Restructured EIF, strong focus on trade in services at WTO Aid for Trade Review
Trade-led development of least developed countries (LDCs) will be led by a leaner, more efficient Enhanced Integrated Framework (EIF) and renewed focus on services, according to government and business leaders participating in the World Trade Organization’s (WTO) Fifth Global Review of Aid for Trade.
Phase two of the EIF – a partnership supporting economic growth and poverty reduction in LDCs – was launched on 1 July at WTO headquarters in Geneva on the second day of the event, following talks on inclusive and sustainable growth on the first day. Reducing trade costs for inclusive and sustainable growth is the theme of the WTO’s biennial review of trade-related development assistance.
‘The EIF is a very important initiative which has delivered real and concrete support to the LDCs in recent years, helping them to use trade as a tool for growth, sustainable development and poverty reduction,’ said WTO Director-General Roberto Azevêdo, who opened the event and confirmed WTO’s commitment to the new EIF.
This new phase, with the tagline ‘Trade for LDC Development’, is designed to be more efficient and cost-effective, focusing on results delivery and on stronger programme management to better respond to country conditions and priorities.
Arancha González, Executive Director of the International Trade Centre (ITC), spoke on behalf of EIF partner agencies at the session, saying that the EIF would have an instrumental role to play in the post-2015 development agenda.
‘The agencies are confident that we will see a more dynamic and responsive EIF which takes advantage of its unique position to leverage additional resources and support for trade development in LDCs,’ she said.
During the event, Norway announced it would donate NOK 150 million (US$ 19 million) for EIF’s work in its second phase. Donors will have the opportunity to pledge their contributions during a pledging conference at the WTO's 10th Ministerial Conference in Nairobi in December.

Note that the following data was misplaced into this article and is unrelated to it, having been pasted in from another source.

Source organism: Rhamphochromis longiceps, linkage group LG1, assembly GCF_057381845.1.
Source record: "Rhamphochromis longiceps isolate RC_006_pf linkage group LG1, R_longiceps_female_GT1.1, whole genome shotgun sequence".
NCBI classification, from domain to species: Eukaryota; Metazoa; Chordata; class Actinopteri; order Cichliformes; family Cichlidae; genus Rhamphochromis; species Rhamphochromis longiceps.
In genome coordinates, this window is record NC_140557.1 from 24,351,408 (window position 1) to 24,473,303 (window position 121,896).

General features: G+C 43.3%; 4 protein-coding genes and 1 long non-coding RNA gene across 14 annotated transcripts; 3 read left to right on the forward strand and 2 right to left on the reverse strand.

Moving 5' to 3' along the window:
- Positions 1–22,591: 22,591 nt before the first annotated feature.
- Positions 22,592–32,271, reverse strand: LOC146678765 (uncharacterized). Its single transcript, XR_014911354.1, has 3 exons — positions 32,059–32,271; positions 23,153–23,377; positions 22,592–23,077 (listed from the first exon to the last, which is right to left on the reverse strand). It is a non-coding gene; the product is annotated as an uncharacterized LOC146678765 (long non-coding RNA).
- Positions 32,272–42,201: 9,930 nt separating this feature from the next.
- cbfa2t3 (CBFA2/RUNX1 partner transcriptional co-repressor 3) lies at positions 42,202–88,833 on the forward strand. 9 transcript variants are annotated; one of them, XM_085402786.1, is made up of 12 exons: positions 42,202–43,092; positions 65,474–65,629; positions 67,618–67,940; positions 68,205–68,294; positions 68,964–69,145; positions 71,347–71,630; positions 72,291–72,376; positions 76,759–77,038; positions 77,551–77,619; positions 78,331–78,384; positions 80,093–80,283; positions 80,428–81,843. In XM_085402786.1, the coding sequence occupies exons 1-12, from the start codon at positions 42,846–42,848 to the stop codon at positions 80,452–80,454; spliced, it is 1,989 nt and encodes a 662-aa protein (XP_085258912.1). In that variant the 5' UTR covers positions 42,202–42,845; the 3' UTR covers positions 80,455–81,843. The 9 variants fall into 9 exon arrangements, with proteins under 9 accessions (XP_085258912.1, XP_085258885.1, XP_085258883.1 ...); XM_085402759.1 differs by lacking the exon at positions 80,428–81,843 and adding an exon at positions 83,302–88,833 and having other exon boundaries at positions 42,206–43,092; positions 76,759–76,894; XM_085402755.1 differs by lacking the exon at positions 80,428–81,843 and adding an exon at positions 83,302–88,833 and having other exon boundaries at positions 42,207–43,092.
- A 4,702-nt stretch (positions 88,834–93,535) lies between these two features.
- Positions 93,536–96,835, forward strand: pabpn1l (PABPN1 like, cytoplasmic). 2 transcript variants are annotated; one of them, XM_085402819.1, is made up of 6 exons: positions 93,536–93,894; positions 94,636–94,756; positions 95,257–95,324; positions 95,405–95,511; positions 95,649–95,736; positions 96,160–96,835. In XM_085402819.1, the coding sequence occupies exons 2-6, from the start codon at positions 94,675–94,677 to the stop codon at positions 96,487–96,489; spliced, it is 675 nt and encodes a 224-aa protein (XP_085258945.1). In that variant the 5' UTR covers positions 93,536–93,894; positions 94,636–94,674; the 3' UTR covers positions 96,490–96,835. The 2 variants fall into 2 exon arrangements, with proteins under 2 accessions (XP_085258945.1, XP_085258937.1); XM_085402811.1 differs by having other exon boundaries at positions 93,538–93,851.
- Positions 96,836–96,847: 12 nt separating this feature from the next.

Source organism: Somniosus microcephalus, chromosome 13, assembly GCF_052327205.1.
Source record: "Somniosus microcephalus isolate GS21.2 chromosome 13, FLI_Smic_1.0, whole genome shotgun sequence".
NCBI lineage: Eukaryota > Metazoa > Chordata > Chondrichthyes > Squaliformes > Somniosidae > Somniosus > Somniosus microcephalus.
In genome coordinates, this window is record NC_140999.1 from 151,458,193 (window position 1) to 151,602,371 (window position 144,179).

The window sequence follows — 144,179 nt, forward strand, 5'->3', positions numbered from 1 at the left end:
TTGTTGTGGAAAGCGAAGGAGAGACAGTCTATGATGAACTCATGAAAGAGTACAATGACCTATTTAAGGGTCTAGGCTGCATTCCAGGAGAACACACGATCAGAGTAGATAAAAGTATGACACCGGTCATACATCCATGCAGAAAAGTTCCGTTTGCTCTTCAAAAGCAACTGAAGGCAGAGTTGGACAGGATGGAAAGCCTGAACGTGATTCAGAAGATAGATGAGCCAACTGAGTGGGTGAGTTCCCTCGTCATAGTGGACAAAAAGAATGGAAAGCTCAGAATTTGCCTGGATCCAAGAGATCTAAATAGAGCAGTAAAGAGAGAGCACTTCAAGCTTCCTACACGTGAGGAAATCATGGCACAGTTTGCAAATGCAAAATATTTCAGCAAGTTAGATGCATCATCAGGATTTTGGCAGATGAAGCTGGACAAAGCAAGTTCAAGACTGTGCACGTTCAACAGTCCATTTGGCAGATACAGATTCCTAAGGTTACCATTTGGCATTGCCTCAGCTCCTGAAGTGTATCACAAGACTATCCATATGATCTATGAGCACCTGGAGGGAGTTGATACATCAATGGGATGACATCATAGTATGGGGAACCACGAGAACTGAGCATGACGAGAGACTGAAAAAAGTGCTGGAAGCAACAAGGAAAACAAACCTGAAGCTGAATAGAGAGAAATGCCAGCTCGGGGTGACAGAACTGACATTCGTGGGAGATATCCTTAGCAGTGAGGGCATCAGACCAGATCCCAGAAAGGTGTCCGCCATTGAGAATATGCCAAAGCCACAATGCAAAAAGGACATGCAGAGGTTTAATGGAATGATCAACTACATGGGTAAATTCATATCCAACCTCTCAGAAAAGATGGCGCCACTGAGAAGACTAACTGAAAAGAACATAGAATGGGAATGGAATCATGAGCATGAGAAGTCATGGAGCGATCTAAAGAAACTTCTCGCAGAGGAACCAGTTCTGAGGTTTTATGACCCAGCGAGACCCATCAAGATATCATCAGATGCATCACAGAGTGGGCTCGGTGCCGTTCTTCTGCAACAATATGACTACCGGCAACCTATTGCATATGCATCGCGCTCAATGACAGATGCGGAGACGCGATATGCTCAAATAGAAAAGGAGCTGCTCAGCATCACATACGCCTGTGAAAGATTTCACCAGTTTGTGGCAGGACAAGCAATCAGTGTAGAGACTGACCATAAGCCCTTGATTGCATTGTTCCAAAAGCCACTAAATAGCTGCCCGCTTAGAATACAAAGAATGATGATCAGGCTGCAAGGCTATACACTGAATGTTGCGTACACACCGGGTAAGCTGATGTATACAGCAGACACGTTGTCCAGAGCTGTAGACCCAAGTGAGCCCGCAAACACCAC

The second phase of the EIF will be operational on 1 January 2016.
Services need to play a stronger role in contributing to trade-led growth in LDCs, according to business leaders and policymakers at an afternoon session on the topic of reducing trade costs for LDCs’ services trade development.
‘Trade facilitation in Africa means boosting services,’ said Alioune Sarr, Minister of Commerce, Entrepreneurship and the Informal Sector, Senegal. ‘Forty percent of investments in Africa are in services.’
Businesses that provide services can increase their productivity through participation in global value chains, as services account for more than half of overall trade in LDCs. An increase in trade in services should be aligned with that of trade in goods – as even trade in goods is made up of trade in services – through the reduction and elimination of trade barriers.
For growth in trade in services to be sustainable, women and youth need access to business and entrepreneurial opportunities in key sectors, such as tourism in Myanmar. Women operate more than 50% of tourism companies in the country, according to Myat Su, Managing Director, Silk Road to Asia Travels and Tours Company Limited.
Participants at the session said that increasing trade in services and reducing related costs for LDCs require capacity building to enable LDCs to identify their priority services sectors, as well as the development of monitoring mechanisms through integrated policy frameworks. Partnerships between the private sector and government will help to ensure these steps are taken.